Pablo Picasso once said, “They’ll sell you thousands of greens. Veronese green and emerald green and cadmium green and any sort of green you like, but that particular green, never.” I have developed a love hate relationship with the color green during my time at Mount Gretna—constantly grasping for that particular green in the particular light of a particular instant in time. For the first week or two that I was here, I was so caught up in mixing exactly the green that I saw, but it became clear to me very quickly that it is nearly impossible to paint exactly what you see As I tried to grapple with creating space and variety among a dense patch of trees, our first painting instructor Martha Armstrong told me something that I will never forget. To paraphrase, she said that you can’t always paint exactly what you see in order to paint what you see. The more I’ve painted here, the more Martha’s words of wisdom have really sunk in. Upon a first glance into the woods, or across a field, everything looks green, but as artists, we develop a unique language of line, color and value that expresses the world however we see and feel it. Our current painting instructor Xico Greenwald constantly encourages us to paint in a way that feels authentic. Like Martha’s advice, I’ll certainly keep Xico’s guidance in the back of my mind while painting.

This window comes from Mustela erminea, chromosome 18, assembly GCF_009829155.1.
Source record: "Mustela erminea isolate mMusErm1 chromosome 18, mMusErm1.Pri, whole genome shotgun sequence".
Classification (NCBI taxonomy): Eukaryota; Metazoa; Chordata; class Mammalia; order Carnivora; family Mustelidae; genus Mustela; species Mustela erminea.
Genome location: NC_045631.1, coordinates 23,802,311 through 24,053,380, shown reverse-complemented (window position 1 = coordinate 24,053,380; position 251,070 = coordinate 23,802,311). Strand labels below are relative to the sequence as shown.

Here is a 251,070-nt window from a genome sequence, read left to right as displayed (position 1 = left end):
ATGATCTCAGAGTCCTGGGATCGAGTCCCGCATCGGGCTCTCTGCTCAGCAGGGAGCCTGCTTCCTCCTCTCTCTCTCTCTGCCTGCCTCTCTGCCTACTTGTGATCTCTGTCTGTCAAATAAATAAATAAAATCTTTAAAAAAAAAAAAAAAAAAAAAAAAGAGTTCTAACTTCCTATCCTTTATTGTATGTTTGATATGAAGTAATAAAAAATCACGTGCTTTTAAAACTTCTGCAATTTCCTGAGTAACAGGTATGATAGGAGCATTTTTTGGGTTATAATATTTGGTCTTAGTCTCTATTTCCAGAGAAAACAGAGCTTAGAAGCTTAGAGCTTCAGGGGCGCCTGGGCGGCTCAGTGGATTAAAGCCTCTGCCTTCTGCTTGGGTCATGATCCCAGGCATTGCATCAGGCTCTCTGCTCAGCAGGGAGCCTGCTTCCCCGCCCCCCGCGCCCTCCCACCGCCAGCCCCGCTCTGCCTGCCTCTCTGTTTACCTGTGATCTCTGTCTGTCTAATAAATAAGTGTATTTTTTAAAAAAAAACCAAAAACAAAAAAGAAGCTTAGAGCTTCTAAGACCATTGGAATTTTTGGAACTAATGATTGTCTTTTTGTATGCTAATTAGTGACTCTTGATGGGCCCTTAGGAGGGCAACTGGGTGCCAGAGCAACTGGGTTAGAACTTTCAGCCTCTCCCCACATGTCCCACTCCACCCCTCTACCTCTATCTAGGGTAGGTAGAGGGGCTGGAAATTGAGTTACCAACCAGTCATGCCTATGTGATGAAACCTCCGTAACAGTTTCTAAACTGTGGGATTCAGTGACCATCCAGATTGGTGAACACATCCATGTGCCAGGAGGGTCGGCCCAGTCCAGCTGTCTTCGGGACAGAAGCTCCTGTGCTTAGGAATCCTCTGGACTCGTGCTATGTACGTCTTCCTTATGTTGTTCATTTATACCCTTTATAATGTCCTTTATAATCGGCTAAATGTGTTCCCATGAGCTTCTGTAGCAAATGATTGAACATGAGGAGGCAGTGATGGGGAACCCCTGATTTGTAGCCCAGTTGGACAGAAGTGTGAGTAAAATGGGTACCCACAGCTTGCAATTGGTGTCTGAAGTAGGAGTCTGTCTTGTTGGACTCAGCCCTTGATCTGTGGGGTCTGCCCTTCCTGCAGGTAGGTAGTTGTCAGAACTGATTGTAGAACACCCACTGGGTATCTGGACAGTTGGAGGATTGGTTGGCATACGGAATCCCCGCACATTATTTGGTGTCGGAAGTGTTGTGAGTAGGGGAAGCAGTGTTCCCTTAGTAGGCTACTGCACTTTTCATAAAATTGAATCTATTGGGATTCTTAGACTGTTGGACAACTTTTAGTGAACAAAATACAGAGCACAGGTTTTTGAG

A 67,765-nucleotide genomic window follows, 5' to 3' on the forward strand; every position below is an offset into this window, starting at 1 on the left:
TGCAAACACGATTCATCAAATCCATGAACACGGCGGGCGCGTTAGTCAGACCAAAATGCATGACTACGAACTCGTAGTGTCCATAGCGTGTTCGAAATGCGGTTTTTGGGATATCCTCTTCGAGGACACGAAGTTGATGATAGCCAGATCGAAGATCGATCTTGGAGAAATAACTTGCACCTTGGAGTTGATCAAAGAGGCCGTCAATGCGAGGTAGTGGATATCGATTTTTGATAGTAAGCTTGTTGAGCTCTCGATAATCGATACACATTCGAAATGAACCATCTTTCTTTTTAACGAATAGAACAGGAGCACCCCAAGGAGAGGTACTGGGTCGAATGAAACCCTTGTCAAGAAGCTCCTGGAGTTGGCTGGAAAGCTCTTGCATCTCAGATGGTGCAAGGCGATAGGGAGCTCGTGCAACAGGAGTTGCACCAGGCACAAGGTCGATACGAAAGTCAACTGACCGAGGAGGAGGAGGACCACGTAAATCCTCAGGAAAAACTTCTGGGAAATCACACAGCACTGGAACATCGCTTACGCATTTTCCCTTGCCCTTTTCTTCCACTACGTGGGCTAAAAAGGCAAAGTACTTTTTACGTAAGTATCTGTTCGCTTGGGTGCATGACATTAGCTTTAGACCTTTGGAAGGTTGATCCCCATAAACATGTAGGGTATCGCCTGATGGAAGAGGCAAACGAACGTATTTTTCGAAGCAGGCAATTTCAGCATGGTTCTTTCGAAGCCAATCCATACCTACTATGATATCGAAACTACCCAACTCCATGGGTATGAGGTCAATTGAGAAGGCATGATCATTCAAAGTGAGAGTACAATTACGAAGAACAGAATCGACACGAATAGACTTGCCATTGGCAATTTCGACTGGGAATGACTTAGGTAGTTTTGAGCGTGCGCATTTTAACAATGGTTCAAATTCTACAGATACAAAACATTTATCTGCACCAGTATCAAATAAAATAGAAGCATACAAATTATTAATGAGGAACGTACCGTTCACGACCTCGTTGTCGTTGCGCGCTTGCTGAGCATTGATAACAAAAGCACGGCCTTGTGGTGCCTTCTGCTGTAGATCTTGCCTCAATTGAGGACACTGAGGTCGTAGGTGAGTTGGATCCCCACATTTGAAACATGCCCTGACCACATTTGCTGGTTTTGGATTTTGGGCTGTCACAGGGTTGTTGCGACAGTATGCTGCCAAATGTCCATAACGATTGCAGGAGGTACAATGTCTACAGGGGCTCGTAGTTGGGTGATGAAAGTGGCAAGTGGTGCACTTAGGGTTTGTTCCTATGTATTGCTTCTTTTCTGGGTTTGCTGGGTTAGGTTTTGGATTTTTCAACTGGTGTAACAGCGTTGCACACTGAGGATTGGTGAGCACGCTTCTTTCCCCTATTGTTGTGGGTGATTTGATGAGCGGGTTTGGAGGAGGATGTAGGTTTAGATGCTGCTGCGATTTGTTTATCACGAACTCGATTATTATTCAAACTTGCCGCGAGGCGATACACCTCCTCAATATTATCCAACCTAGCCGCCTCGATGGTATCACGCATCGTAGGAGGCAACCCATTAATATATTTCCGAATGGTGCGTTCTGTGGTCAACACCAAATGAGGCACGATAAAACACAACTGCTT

On July 4th, we had a show displaying the work we’ve made throughout the summer. When I walked around to look at everyone’s work it dawned on me: not one of these paintings has the exact same green in it. Every one of us has learned to embrace our own artistic language through painting, whether its expressive and chaotic marks or more structured blocks of color, there is no one particular way to paint, no predetermined shade of green. Picasso’s “particular green” is different in every one of our paintings, and that to me is just awesome. I’ve learned so much here, and made so many fantastic friends. Although I’m sad that my time at MGSoA is coming to a close, I’m so excited to take everything I’ve learned here, continue to develop my own artistic voice, and carry on my wrestling match with the color green wherever I end up.